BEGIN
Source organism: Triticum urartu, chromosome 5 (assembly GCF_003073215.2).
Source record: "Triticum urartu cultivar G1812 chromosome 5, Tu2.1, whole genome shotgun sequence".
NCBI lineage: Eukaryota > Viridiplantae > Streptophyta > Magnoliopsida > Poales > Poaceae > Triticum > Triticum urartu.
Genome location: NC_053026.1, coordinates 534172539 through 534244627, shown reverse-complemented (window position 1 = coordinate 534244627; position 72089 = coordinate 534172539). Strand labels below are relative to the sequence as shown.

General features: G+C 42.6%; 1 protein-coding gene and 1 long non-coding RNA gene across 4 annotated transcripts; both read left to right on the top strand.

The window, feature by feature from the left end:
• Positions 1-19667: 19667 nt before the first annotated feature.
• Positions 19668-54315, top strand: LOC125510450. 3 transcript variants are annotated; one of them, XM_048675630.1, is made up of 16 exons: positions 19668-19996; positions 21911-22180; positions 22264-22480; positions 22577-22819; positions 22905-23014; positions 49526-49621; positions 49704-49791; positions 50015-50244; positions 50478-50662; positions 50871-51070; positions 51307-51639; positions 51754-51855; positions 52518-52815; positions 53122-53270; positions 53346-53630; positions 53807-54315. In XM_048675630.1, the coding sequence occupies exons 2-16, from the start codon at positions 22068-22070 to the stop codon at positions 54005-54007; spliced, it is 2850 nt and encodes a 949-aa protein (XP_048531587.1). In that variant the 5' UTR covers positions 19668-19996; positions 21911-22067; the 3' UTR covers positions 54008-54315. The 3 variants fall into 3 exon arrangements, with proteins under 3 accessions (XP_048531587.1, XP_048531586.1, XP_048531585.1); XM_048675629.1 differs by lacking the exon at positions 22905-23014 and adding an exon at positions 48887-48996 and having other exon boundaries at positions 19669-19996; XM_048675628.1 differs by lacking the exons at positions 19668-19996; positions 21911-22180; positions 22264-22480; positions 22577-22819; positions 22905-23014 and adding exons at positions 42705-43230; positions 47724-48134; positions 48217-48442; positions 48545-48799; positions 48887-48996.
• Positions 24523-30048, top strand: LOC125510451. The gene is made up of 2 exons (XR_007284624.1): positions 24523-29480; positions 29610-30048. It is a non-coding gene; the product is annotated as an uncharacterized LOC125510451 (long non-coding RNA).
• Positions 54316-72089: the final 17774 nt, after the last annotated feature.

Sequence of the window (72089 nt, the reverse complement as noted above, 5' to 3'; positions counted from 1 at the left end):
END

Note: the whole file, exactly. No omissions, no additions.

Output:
Source organism: Triticum urartu, chromosome 5 (assembly GCF_003073215.2).
Source record: "Triticum urartu cultivar G1812 chromosome 5, Tu2.1, whole genome shotgun sequence".
NCBI lineage: Eukaryota > Viridiplantae > Streptophyta > Magnoliopsida > Poales > Poaceae > Triticum > Triticum urartu.
Genome location: NC_053026.1, coordinates 534172539 through 534244627, shown reverse-complemented (window position 1 = coordinate 534244627; position 72089 = coordinate 534172539). Strand labels below are relative to the sequence as shown.

General features: G+C 42.6%; 1 protein-coding gene and 1 long non-coding RNA gene across 4 annotated transcripts; both read left to right on the top strand.

The window, feature by feature from the left end:
• Positions 1-19667: 19667 nt before the first annotated feature.
• Positions 19668-54315, top strand: LOC125510450. 3 transcript variants are annotated; one of them, XM_048675630.1, is made up of 16 exons: positions 19668-19996; positions 21911-22180; positions 22264-22480; positions 22577-22819; positions 22905-23014; positions 49526-49621; positions 49704-49791; positions 50015-50244; positions 50478-50662; positions 50871-51070; positions 51307-51639; positions 51754-51855; positions 52518-52815; positions 53122-53270; positions 53346-53630; positions 53807-54315. In XM_048675630.1, the coding sequence occupies exons 2-16, from the start codon at positions 22068-22070 to the stop codon at positions 54005-54007; spliced, it is 2850 nt and encodes a 949-aa protein (XP_048531587.1). In that variant the 5' UTR covers positions 19668-19996; positions 21911-22067; the 3' UTR covers positions 54008-54315. The 3 variants fall into 3 exon arrangements, with proteins under 3 accessions (XP_048531587.1, XP_048531586.1, XP_048531585.1); XM_048675629.1 differs by lacking the exon at positions 22905-23014 and adding an exon at positions 48887-48996 and having other exon boundaries at positions 19669-19996; XM_048675628.1 differs by lacking the exons at positions 19668-19996; positions 21911-22180; positions 22264-22480; positions 22577-22819; positions 22905-23014 and adding exons at positions 42705-43230; positions 47724-48134; positions 48217-48442; positions 48545-48799; positions 48887-48996.
• Positions 24523-30048, top strand: LOC125510451. The gene is made up of 2 exons (XR_007284624.1): positions 24523-29480; positions 29610-30048. It is a non-coding gene; the product is annotated as an uncharacterized LOC125510451 (long non-coding RNA).
• Positions 54316-72089: the final 17774 nt, after the last annotated feature.

Sequence of the window (72089 nt, the reverse complement as noted above, 5' to 3'; positions counted from 1 at the left end):